Many surveys use “thermometer scores” to measure feelings of warmness/coldness (i.e. positive/negative) toward political candidates and other public figures. There is an often-overlooked problem, however: not everyone understands temperatures in the same way. From the aptly titled “Some Like It Hot” (Wilcox, Sigelman, and Cook, 1989):
“Respondents in the 1972 ANES used thermometer scales to indicate how the felt about themselves, 14 potential presidential candidates, and 29 groups in American society….
“The grand mean of the thermometer scores was 58, somehwat toward the warm end of the scale….
“We reasoned that some respondents might be affected by the nature of the thermometer metaphor: those respondents in chilly climates might think of 60 as relatively warm, while those in some balmy climes might view that temperature as fairly chilly.” (p. 247 – 8)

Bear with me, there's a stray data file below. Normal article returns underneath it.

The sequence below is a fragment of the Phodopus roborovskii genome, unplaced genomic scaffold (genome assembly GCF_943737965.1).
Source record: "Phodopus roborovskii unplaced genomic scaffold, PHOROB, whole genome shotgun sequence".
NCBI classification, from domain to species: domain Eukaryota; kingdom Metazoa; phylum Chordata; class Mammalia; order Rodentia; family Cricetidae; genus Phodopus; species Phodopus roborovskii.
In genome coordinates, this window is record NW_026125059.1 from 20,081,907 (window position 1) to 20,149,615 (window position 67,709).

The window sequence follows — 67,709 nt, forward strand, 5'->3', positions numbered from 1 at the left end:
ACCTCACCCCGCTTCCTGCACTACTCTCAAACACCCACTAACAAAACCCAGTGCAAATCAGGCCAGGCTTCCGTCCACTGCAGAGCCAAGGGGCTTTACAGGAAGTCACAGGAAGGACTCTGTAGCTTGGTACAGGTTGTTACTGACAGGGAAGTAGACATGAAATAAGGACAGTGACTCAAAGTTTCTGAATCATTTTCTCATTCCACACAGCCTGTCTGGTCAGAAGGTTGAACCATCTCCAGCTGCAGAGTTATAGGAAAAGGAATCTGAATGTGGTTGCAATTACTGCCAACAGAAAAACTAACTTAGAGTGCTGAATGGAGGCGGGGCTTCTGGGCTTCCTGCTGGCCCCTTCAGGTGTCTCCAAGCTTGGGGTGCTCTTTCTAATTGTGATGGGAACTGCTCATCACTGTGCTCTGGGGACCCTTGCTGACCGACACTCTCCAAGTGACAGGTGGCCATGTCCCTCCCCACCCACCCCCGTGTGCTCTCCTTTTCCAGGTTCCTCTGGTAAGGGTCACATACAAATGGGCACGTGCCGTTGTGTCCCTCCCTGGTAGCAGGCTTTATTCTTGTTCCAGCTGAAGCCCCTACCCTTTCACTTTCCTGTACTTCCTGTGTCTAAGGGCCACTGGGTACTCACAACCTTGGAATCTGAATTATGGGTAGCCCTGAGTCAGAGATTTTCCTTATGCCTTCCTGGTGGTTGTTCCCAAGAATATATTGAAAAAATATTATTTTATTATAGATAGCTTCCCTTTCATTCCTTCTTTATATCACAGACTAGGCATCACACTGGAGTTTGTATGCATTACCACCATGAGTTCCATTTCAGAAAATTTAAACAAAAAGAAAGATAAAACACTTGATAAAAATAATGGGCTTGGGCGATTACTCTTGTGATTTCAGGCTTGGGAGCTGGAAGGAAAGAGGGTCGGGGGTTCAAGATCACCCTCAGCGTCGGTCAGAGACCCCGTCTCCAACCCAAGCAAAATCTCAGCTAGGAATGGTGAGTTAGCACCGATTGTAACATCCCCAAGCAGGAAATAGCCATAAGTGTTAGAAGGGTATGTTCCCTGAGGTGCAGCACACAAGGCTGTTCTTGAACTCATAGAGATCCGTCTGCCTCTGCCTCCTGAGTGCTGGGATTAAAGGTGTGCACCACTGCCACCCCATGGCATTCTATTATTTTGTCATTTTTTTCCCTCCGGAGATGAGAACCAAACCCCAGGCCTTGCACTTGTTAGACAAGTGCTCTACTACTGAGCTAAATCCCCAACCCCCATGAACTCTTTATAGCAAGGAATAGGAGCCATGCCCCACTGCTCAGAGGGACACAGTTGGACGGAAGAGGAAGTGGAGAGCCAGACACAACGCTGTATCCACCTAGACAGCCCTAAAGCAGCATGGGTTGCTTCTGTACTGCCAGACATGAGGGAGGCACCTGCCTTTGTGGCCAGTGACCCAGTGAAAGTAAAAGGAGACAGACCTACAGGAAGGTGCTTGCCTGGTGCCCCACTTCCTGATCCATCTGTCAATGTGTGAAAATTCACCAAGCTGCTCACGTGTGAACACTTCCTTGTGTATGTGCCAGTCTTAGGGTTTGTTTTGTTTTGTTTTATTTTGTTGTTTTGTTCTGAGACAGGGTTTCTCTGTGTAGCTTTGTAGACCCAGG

I would be interested to see (read: “am thinking about doing”) an update on this project. One possible confounder is that Southern states happen to be both warmer and more conservative. The more general point is that comparing survey results–even from a question that is nominally the same–across time and space requires an important assumption that the question is being understood in the same way by all respondents (or at least that the distribution of the misunderstandings behaves in such a way that average responses can be compared). Of course, like everything else in empirical political science, Gary King has already thought about this problem and has one possible solution on his website.